How to get consistent scans from color negative film

scanning color negatives

Color negative film is said to have this magic neutrality and consistent skin tones but where are they? Every time I send my negs to the lab I got all kinds of colors both in scans and in print. I almost got used to thinking of color negs as unpredictable but recently I’ve given them another try.

Why bother?

If you shoot film for “true to life colors” then read no further. Just buy an X-rite Passport and use your digital camera. Honestly, you’ll be much better off simply because there’s less room for error. Just shoot the color target under your conditions and then you get absolute, mathematically-perfect accuracy in print.

With film there’s processing, the scanner, scanning software, etc. You’ll be going in circles so much trying to get everything perfect that you’ll forget why you’re doing it.

All I’m trying to achieve here is a method to convert color negatives to positives in the same way. Consistency is what I’m after. As you know, color negative film has an orange mask designed to aid optical printing. It’s a problem because it affects every color layer differently so it’s not just about adding the opposite of orange to neutralize.

Kill that mask

First of all, it would be best if you did all of your processing and scanning yourself. I got the Tetenal C41 kit which is easy to use. I also bought a flatbed scanner. If you decide not to do this, at least try to use the same photo lab. The scan should be made as positive, no adjustments, TIFF/RAW and in 16 bit so we a lot of information to play with.

Color negative RAW scan
Here’s my positive scan.

I shot a cheap grey card in full sunlight at midday on Kodak Portra 160. You can of course choose any frame in any light but for consistency it’s best that we start with something shot in sunlight which this particular film is balanced for. Now Ctrl/Cmd + I to invert it.

Color negative basic invert
Flat inverted scan and opening curves.

Straight off, the photo has a heavy cyan cast and is very flat. This is apparent on the Curves histogram so we have to trim the excess.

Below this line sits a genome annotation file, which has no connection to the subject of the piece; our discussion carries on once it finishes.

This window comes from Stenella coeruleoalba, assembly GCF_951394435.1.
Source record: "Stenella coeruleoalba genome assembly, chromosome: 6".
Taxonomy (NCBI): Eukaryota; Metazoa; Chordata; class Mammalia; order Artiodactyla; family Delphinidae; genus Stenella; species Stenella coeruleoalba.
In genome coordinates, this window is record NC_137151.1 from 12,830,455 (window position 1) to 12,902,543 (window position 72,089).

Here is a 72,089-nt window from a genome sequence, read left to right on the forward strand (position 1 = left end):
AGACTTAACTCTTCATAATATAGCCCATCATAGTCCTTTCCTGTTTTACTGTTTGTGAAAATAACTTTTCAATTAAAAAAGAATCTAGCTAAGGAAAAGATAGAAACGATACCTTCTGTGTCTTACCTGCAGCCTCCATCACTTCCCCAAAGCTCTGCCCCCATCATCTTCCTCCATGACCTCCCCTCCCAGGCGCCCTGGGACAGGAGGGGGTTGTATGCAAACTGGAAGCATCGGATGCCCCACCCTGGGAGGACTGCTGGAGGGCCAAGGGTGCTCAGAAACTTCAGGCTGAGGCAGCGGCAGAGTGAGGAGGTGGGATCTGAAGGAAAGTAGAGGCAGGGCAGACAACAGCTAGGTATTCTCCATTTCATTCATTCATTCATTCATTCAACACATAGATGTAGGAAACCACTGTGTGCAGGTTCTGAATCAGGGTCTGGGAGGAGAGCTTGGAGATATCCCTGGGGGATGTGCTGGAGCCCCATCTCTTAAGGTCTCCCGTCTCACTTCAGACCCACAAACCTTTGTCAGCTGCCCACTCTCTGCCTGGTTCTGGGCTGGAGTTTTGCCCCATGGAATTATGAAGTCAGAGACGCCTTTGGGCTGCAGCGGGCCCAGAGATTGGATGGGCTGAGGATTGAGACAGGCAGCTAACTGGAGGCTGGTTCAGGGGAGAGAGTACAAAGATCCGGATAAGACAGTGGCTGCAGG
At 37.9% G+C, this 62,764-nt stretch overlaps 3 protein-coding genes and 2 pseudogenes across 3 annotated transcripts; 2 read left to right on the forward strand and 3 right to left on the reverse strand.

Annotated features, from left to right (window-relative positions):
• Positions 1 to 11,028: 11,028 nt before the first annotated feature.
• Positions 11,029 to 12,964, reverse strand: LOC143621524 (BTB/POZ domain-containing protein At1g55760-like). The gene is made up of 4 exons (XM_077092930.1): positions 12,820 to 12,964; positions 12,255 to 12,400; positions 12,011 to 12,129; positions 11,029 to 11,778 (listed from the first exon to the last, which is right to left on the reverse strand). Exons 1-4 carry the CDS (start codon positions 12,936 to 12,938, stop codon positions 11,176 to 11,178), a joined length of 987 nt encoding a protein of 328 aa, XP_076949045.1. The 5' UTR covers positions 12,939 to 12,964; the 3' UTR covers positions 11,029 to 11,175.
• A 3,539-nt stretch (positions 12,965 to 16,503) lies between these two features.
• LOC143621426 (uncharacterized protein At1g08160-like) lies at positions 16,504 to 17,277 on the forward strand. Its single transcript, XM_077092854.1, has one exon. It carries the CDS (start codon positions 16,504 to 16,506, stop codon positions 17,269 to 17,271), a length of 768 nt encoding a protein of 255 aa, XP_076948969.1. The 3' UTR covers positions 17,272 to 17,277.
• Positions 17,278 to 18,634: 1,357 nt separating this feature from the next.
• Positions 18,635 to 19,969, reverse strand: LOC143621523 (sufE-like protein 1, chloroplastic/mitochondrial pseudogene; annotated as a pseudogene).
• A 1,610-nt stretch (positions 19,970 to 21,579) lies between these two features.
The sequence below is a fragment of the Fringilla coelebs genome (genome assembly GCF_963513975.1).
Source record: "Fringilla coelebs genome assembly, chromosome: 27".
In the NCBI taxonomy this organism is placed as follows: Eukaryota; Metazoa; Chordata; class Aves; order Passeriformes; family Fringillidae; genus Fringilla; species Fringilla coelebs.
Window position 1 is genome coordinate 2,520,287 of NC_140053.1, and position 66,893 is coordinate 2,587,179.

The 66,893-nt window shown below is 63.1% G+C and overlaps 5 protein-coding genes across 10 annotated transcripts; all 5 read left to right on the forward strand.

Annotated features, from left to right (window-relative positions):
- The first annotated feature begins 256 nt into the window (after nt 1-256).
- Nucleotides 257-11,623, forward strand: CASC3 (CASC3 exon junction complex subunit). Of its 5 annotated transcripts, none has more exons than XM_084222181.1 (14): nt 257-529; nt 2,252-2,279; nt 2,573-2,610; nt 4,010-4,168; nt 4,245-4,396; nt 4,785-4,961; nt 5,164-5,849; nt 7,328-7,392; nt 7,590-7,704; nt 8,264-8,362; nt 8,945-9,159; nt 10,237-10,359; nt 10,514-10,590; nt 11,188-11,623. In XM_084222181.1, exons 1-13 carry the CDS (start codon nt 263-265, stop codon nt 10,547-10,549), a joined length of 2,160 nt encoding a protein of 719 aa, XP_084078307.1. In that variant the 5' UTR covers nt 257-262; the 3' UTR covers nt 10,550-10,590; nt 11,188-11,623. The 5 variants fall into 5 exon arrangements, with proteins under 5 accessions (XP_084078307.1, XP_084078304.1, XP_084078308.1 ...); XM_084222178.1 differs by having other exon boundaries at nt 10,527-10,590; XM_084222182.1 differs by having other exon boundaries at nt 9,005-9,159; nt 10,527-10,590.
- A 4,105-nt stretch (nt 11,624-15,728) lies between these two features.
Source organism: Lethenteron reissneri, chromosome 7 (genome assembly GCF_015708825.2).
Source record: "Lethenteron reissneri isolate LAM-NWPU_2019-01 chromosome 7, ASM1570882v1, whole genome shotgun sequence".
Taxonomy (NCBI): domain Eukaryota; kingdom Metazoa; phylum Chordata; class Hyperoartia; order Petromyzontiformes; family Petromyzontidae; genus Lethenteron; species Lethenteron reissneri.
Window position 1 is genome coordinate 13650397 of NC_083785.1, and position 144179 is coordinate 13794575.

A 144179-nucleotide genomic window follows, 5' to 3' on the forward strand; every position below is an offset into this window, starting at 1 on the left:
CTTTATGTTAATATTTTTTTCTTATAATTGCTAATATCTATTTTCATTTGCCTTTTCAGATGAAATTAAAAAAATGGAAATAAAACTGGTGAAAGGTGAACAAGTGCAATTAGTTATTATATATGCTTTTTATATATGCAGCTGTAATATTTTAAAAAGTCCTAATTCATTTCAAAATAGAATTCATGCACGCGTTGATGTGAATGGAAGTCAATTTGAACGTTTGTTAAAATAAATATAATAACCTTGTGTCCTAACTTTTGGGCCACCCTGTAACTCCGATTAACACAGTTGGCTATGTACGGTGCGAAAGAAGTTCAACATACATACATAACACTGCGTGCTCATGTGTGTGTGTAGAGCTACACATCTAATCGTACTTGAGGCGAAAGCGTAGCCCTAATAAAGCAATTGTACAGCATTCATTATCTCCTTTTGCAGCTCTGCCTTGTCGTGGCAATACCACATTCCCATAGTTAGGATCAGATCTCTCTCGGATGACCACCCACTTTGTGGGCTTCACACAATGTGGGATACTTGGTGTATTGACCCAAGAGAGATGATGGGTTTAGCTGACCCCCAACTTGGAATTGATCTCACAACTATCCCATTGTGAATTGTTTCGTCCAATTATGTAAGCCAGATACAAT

Color negative trimming channels
Showing clipping areas for each channel.

The trick is to do this for each color channel: Red, Green and Blue. Move the bottom sliders closer to the histogram but make sure you don’t clip anything. Tick Show Clipping to be sure.

Color negative channels adjusted
Looks a bit better. Save the curve.

Our image has improved. There’s still a cyan cast but at least the contrast is ok. Save the curve for now and hit OK. I scanned a bit of the outside of the frame; I select just the photo so I get an accurate histogram. Open Curves again and load the one you just saved.

Color negative curves reloaded
Loaded the previous curve.

Our old curve obviously clips some of our data but we need it for something else: place 3 points on the curve of each channel for shadows, mids and highlights. Now pull the sliders back to their maximum positions.

Adjusted curves
Stage 2 of our curve.

If any data is still being clipped then adjust the shadow or highlight points left or right until the curve doesn’t clip anything. Do this for every channel.

Color negative curves applied
Looks better

Our image looks significantly better. Now the tricky part: adjust the individual channels to get the colors you want. Use the 3 points you created and move them left or right. Do it in small increments, switching between channels as often as necessary and making sure you don’t clip anything. You’ll only need to do this once.

Color negative final image
You are done. Now save the curve.

The curve you just saved is the basis for your next photos. All you need to do is scan every neg as a positive, invert it, trim of the color channels, load this curve and adjust if necessary.

Getting consistency

Of course, that’s not the end of the story.

Films are all different so you should create a different curve setting for each. If you have a series shot under the same conditions then by all means pop in a grey card and you’ll have better consistency. I personally let the film look take over. For accurate results I use digital. Also, there’s no reason why you couldn’t use the same technique for slide film.

Also check out this article by Tristan Campbell for a more technical view. It served as a basis for mine but I felt it could be shortened for people who didn’t want to go into detail.

There are of course a lot of ways to handle this issue; this is what works for me, I hope it does for you too.

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